Chapter 1, “Rethinking Fauve ‘Primitivism,’” elaborates on an article that appeared in The Art Bulletin in 2017. Here, Cohen argues that the growing market for art nègre generated new figural, material, and perspectival directions for European avant-garde artists. He focuses specifically on how a cohort of Paris-based artists—Maurice de Vlaminck, André Derain, Henri Matisse, and Pablo Picasso—co-opted and integrated certain formal elements from African statuary and masks into their own art practices. Using archival research, correspondence, museum catalogs, and ledgers, Cohen traces the encounters with and acquisitions of particular African sculptural works by these artists. The most influential of these sculptures for the Fauvists was a genre of Fang (a Bantu-speaking ethnic group) masks known as ngontang. Citing Louis Perrois, Cohen explains that ngontang—a name meaning “young white woman” in Fang-language dialect (30)—was a type of masquerade mask produced by Fang artists in response to the violent and abusive sociopolitical landscape of late nineteenth-century French-colonial Gabon. While some of these masks were ritual, as Cohen argues, many were produced as export commodities to Europe. Treated mostly as “decorative art,” these items were handled, collected, displayed, and sold by way of curio dealers, private collectors, and ethnographic museums (49).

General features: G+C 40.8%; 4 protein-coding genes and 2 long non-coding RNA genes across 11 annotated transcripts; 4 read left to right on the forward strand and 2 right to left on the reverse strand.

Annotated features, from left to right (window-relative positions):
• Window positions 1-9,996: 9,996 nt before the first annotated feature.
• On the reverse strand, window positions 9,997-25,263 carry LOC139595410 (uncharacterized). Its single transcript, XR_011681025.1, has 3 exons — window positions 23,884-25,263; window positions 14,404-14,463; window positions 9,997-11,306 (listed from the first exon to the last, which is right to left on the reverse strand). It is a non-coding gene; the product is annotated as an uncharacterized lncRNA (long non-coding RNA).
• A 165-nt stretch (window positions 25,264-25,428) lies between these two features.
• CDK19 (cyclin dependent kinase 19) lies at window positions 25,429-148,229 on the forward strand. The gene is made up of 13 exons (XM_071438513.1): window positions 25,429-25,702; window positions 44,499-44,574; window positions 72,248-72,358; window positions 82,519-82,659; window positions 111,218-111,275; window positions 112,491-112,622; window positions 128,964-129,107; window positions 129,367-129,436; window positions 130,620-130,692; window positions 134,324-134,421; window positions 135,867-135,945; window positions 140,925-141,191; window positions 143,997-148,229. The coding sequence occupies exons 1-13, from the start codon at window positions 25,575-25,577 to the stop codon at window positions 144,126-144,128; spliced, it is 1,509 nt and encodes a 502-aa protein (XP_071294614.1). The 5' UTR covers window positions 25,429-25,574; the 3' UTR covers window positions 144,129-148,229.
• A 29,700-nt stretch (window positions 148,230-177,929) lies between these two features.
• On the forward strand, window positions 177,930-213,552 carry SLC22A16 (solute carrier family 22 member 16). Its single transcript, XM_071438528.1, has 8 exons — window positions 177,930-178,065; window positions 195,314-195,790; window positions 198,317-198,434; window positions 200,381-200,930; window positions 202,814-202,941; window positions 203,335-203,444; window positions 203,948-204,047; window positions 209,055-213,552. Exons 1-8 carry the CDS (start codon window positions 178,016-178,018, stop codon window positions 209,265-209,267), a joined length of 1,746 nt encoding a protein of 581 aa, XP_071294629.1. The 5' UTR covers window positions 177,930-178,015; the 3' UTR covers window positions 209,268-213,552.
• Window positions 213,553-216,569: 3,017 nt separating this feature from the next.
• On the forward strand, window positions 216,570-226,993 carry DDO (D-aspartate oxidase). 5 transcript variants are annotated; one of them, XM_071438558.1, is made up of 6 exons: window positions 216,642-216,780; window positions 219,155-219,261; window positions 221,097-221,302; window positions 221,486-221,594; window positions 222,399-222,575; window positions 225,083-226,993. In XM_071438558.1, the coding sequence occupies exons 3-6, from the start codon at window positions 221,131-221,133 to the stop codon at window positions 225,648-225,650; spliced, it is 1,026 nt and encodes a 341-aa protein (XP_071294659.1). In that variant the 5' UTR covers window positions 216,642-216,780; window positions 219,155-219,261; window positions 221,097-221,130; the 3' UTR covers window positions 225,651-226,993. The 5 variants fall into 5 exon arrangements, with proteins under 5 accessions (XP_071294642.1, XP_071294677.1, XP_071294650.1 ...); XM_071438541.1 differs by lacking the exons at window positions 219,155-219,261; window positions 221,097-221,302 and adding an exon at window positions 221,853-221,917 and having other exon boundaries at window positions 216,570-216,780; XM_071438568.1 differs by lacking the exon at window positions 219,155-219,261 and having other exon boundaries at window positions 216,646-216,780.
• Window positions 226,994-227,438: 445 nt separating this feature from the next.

Cohen observes that this trend did not take place in a historical vacuum. Rather, the demand for such art objects throughout Europe was ancillary to the emerging zeitgeist of evolutionism and race-based pseudosciences that would yield “modern primitivism.” For Cohen, modern primitivism generally refers to “nineteenth- and twentieth-century fascinations with non-Western and non-classical material cultures” (49). In this paradigm, art objects from Africa, Asia, and Oceania otherwise known as art nègre were used by European avant-gardes, “as sources for channeling the intuition, vitality, expressive vigor, and sexual freedom of a longed-for original condition” (49). Some explanation of consumerism and late nineteenth-century industrial capitalism would have further strengthened his exegesis here.